Why are there no Mach 4+ fighter aircraft? It seems that such aircraft would have massive advantages when it comes to being able to fire longer range missiles and evade return fire.
$\begingroup$ To fire a longer range missile you need a big missile and big radar. To evade return fire Mach 2+ would actually make it harder. $\endgroup$– user3528438Oct 10, 2017 at 2:09
2$\begingroup$ I think the only Mach 3+ fighter is the MIG-25 Foxbat... There was a YF-12 based on the SR-71, but it never saw production. $\endgroup$– Ron BeyerOct 10, 2017 at 2:44
3$\begingroup$ See aviation.stackexchange.com/questions/21987/… I would also add, another disadvantage is the complex and heavy variable geometry intake required to fly that fast has to be carried for the entire mission, but is hardly ever used, as flying at max speed was so infrequent. $\endgroup$– PenguinOct 10, 2017 at 9:46
Today's fighter are designed with a max speed around mach 2 (max speed is generally calculated with no emport and 50% fuel, the operational top speed is way lower). They keep this ability to pass Mach 1 only to be able to respond fast enough to intercept / air policing missions.
Countries do not design very fast fighters (and planes in general) because :
- It's extremely hard to achieve.
- It does not give any advantage.
- It has no use anymore.
Back in the cold war period, radars and SAMs where not very sophisticated yet, they did not see very far and Ground to Air missiles were not able to get very high. So to protect their airspace from potential intruders / enemy bombers, countries were relying on interceptor aircraft, a fast jet able to catch up the target before it gets to its objective. At this time, going very fast, very high was an advantage : SAMs where not threatening. The US made a very successful reconnaissance plane exploiting that: the SR-71 Blackbird (max speed : mach 3.3). Many missiles were fired towards the SR-71, none reached its target.
Speed was used for intercept and reconnaissance / intel.
But radars and SAMs improved, getting more range, becoming able to threaten very fast planes. Also satellite images got better and better. The need for very fast interceptors decreased as radar range increased, and the need for very fast recon aircraft decreased as satellite images got better.
Now why does going very very fast not give any advantage to a fighter? Because you cannot turn. The thing to keep in mind is G force: force the same turn rate, the faster you go, the more g you have to take. And a human can sustain a very limited amount of g. This means a plane going at Mach 4 will barely be able to turn without blacking out its pilot. And if you can't turn, you won't evade enemy missiles, making useless the bit more range gained on the missiles.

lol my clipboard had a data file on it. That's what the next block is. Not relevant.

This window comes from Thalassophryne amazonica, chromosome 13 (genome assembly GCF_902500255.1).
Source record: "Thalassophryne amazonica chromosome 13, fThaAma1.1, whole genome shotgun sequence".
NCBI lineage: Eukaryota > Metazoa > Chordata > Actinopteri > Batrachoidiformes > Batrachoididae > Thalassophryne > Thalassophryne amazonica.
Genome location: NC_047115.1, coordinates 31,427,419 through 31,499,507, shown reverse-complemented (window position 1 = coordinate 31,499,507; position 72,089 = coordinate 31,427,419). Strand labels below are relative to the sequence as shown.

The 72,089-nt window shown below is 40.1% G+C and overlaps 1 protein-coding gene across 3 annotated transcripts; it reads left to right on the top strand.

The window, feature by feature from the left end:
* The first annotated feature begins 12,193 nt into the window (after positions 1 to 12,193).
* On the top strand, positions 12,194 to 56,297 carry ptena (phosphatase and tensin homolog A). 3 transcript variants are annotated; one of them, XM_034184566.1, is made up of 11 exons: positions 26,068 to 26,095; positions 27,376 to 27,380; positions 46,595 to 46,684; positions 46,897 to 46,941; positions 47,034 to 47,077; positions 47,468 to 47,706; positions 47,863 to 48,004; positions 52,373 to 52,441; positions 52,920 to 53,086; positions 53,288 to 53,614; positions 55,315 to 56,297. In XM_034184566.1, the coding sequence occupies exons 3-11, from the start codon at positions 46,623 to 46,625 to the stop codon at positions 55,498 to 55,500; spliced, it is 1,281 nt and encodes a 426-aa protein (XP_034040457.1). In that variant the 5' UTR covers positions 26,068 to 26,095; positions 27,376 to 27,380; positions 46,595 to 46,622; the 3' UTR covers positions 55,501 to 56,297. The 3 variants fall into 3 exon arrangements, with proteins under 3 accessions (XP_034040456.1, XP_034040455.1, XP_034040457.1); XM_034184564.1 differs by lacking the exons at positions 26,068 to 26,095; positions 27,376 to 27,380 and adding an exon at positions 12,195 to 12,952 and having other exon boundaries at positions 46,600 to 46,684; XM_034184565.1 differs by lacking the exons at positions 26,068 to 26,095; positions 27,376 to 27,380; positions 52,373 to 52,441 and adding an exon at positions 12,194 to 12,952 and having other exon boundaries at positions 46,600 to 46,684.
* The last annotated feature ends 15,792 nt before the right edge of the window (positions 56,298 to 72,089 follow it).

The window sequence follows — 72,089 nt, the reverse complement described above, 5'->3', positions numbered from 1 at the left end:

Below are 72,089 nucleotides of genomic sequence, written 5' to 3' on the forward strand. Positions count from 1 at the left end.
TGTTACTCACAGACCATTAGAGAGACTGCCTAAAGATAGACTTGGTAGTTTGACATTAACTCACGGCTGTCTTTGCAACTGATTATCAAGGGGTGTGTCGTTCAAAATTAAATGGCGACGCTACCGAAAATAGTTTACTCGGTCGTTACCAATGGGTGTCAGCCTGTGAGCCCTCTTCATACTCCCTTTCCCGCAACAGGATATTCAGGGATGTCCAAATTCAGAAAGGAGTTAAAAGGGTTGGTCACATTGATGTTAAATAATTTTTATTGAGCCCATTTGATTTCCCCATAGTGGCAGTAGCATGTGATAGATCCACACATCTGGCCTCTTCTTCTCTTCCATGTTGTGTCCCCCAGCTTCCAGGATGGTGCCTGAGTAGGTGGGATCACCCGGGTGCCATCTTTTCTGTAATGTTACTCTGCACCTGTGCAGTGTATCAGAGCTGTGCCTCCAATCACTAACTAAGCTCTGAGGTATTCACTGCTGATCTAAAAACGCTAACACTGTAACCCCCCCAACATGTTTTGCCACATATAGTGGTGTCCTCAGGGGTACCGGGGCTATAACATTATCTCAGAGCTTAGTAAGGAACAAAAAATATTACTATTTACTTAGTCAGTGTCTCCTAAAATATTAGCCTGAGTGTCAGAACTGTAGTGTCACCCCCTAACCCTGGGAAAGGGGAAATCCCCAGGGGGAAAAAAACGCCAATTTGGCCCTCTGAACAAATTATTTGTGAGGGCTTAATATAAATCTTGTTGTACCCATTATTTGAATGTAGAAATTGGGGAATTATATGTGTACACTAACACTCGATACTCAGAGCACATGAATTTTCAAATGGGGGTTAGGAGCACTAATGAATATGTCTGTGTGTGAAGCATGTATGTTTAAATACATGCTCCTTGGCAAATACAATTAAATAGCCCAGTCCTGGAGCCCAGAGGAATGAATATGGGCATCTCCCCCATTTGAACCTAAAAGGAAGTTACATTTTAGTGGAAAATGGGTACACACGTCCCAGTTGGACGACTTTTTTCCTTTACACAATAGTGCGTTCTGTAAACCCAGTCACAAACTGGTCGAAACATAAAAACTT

And then there is the technical challenge, dealing with a little drag as possible (that means no missile / bomb / fuel under the wings), heat, airframe deformation and wear ... for an advantage which isn't there anymore.
Despite all that, the US are suspected to work on a Mach 6+ aircraft, probably unpiloted.
(Please keep in mind that I simplified a lot of things to not make this post too complex)
$\begingroup$ @Koyovis thank you very much for the edit, will pay more attention to the his / its thing. $\endgroup$ Oct 11, 2017 at 11:21
$\begingroup$ It's a little questionable if a interceptor is a fighter. $\endgroup$ Oct 11, 2017 at 16:54
$\begingroup$ @user3528438 Generally a difference is made (or was made before the multirole fighter area) between interceptors and air superiority fighters, one carries some missiles and goes fast, the other carries a lot of missiles and is very manœuvrable. $\endgroup$ Oct 11, 2017 at 17:35
$\begingroup$ What about a remotely-piloted drone? Those don’t have the same G-force limitations as piloted aircraft. $\endgroup$– DemiOct 16, 2017 at 22:03
$\begingroup$ @Demi Indeed, with a drone you lift the human G limitation (which is between 7 and 9), but the structural G limitation is immediately after. Today, most fighters are limited to 9G to preserve aircraft's structure, with option to go to 11 or 13 in case of emergency (which will make full aircraft inspection mandatory after landing to make sure nothing got damaged). TLDR : you can pull some more g with a drone, but not a lot. $\endgroup$ Oct 17, 2017 at 9:49
The planned successor to the SR-71 was supposed to reach Mach 4 to 5 but was never completed because of projected costs equivalent to almost 20 billion in today's dollars.
But that was a reconnaissance platform. A fighter has to do more than fly fast and shoot pretty pictures.
Agility would come first on this list: The realistically possible turn rate of a Mach 5 airplane would let it complete a full circle in about 800 seconds, that is almost a quarter of an hour, just for a single circle. If you want to turn any quicker, you better slow down, complete your turn, and speed up again.
(NASA) A Mach 4+ turn needs a lot ground, the SR-71 routinely crossed multiple smaller countries to execute a 180.